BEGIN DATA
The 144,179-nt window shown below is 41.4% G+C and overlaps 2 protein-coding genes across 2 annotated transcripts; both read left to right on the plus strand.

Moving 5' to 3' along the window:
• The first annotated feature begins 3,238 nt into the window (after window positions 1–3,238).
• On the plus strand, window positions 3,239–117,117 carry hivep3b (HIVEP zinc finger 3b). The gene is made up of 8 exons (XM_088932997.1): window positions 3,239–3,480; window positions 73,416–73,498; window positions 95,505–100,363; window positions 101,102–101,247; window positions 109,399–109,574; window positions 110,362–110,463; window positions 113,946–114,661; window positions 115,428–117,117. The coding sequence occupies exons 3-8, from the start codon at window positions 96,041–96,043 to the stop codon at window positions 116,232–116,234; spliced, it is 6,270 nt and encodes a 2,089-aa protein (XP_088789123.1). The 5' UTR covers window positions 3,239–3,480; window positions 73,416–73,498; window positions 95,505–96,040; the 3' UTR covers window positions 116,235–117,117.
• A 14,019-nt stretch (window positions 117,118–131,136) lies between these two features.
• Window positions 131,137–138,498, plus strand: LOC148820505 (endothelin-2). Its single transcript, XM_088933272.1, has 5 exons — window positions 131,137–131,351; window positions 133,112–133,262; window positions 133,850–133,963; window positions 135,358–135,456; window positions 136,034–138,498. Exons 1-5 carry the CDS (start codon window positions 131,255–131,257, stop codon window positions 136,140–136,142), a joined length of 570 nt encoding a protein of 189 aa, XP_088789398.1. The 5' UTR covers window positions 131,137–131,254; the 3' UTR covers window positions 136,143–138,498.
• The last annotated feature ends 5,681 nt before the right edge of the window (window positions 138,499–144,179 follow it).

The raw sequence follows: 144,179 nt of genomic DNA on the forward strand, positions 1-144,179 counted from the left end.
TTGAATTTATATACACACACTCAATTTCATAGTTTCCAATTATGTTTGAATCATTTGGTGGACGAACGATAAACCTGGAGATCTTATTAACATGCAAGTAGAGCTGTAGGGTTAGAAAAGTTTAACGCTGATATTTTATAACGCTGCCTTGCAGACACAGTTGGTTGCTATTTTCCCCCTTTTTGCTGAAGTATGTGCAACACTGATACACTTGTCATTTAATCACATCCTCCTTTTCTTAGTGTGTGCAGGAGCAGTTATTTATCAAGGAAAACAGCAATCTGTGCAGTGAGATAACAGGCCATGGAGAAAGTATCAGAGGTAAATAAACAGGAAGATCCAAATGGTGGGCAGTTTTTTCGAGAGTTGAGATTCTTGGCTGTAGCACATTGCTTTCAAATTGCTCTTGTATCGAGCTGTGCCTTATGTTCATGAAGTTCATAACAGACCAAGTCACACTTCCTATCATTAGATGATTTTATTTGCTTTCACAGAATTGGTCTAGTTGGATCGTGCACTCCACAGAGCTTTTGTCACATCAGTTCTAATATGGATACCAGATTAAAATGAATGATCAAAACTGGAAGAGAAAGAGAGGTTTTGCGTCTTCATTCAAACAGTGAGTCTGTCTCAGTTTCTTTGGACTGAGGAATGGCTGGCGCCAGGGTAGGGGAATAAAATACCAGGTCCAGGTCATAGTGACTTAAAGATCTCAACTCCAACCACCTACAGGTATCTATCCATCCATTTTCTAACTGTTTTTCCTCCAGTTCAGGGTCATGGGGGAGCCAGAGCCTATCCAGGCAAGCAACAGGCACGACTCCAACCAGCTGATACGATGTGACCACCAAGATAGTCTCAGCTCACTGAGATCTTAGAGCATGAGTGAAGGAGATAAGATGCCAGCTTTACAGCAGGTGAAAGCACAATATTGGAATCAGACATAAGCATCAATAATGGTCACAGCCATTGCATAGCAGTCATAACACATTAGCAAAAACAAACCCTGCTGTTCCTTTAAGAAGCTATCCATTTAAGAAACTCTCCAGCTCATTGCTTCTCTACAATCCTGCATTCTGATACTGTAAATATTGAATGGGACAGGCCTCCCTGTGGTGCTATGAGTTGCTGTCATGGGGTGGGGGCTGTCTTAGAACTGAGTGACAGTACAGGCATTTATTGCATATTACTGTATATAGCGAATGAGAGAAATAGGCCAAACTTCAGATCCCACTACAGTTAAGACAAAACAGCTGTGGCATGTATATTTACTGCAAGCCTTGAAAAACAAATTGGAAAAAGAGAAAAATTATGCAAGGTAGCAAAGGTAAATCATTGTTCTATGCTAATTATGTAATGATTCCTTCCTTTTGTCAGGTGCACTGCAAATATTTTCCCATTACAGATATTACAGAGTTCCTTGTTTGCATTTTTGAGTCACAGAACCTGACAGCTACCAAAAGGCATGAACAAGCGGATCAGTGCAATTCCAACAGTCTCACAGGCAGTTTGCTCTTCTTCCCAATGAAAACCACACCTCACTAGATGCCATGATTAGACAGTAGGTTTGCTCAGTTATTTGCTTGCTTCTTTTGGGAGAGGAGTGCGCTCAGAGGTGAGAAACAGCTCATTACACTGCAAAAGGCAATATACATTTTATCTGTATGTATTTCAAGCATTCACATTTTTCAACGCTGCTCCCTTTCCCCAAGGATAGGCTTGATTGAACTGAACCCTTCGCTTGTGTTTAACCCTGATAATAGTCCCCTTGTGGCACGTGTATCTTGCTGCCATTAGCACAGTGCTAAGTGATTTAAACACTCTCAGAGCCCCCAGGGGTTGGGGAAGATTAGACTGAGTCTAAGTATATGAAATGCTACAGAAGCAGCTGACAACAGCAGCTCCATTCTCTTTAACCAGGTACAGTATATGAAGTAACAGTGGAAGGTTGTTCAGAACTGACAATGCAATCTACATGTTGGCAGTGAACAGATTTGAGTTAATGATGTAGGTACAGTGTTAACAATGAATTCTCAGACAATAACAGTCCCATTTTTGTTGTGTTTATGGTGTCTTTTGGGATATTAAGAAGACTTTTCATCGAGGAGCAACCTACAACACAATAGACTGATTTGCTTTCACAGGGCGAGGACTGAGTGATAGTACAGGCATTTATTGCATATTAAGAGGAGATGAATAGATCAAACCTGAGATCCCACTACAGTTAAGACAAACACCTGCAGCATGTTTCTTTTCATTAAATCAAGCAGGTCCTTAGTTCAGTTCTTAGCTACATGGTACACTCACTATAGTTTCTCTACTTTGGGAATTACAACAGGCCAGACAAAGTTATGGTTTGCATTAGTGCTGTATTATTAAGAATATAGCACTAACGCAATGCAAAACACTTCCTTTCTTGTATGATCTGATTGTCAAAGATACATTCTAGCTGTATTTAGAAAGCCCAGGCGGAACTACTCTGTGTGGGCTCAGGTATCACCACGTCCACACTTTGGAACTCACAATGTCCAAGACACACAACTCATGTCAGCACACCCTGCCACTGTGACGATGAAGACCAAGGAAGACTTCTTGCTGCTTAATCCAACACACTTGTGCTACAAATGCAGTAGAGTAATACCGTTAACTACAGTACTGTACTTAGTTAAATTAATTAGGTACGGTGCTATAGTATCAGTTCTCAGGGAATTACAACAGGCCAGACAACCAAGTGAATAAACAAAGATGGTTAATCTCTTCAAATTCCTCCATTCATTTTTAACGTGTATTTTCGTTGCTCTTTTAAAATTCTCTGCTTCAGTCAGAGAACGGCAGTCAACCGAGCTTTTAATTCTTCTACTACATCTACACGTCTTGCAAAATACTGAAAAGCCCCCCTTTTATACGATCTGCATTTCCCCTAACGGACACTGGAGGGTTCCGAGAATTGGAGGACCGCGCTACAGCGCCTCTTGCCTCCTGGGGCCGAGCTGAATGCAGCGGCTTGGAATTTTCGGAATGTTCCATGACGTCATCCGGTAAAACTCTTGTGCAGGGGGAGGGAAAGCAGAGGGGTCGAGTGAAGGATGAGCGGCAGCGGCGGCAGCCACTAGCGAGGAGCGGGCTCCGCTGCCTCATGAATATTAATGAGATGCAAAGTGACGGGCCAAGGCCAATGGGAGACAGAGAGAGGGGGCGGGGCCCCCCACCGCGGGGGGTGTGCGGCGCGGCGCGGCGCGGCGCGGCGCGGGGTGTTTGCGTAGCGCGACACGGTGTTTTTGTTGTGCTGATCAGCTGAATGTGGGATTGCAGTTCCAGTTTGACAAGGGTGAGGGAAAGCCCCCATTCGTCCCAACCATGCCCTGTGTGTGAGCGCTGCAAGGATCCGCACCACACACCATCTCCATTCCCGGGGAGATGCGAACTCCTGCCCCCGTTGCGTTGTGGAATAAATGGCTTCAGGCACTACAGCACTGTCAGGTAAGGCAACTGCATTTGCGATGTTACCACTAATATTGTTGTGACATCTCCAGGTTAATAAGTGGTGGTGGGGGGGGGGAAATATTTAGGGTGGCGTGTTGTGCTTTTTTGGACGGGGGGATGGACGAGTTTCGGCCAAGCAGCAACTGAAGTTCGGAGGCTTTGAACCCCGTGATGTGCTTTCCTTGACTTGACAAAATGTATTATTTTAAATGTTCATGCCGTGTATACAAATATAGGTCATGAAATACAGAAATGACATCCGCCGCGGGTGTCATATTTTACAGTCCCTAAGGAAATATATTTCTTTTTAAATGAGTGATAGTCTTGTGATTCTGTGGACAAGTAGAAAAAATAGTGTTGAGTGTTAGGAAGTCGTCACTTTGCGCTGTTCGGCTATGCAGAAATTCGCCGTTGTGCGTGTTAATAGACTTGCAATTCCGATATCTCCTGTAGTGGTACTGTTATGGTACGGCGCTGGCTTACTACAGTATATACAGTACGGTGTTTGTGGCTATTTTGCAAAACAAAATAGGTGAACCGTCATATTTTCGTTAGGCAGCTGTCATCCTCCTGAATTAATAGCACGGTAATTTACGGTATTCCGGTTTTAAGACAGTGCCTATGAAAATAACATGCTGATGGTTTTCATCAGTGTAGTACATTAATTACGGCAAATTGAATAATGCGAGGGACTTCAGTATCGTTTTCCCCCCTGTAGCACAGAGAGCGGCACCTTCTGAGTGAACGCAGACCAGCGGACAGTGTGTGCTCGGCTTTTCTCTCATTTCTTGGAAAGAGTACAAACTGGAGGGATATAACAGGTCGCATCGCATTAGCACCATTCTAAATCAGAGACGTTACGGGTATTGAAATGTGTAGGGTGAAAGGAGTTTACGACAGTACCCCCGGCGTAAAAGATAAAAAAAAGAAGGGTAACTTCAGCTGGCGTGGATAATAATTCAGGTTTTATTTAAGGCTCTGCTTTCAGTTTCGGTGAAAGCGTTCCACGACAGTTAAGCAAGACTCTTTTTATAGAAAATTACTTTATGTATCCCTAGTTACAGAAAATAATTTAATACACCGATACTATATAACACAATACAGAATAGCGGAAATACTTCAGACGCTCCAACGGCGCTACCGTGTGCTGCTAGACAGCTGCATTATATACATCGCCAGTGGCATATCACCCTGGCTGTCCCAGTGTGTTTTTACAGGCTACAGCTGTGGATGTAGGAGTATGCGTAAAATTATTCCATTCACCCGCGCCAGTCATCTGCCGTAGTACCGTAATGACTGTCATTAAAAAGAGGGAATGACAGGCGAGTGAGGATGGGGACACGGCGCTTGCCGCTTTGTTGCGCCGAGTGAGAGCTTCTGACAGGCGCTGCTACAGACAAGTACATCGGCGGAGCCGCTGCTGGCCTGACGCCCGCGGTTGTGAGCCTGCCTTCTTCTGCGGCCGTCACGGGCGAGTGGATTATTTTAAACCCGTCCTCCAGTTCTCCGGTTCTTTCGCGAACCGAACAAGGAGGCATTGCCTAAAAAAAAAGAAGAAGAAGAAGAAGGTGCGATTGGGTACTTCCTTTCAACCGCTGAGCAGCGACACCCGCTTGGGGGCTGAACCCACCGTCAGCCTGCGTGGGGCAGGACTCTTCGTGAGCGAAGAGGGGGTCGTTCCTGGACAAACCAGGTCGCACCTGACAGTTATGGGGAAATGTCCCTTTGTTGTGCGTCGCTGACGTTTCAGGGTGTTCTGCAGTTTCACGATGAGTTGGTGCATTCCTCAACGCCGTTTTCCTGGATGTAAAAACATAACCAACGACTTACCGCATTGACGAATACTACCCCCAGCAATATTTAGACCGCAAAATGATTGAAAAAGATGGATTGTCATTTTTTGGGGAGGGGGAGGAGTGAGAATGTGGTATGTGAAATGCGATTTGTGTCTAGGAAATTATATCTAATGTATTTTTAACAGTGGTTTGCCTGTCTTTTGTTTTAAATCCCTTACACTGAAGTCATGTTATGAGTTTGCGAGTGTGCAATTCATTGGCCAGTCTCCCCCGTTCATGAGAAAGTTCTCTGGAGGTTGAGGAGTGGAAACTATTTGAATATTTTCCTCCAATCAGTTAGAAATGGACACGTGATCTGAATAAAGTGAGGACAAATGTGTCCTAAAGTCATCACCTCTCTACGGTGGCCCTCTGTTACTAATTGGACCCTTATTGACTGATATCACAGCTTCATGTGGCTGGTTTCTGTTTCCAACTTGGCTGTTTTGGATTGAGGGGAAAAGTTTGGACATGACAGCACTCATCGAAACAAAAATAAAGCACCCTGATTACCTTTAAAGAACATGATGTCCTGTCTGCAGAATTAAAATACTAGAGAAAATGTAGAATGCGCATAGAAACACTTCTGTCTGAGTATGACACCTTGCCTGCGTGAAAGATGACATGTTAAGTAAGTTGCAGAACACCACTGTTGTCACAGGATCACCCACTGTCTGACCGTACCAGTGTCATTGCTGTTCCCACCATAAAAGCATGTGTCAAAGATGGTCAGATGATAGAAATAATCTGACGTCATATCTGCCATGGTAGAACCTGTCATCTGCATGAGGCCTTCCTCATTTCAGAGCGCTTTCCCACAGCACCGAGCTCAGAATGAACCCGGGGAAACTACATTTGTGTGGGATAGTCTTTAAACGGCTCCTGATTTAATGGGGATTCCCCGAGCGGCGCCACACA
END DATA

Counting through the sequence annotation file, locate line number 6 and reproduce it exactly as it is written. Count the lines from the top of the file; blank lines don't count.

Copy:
• Window positions 131,137–138,498, plus strand: LOC148820505 (endothelin-2). Its single transcript, XM_088933272.1, has 5 exons — window positions 131,137–131,351; window positions 133,112–133,262; window positions 133,850–133,963; window positions 135,358–135,456; window positions 136,034–138,498. Exons 1-5 carry the CDS (start codon window positions 131,255–131,257, stop codon window positions 136,140–136,142), a joined length of 570 nt encoding a protein of 189 aa, XP_088789398.1. The 5' UTR covers window positions 131,137–131,254; the 3' UTR covers window positions 136,143–138,498.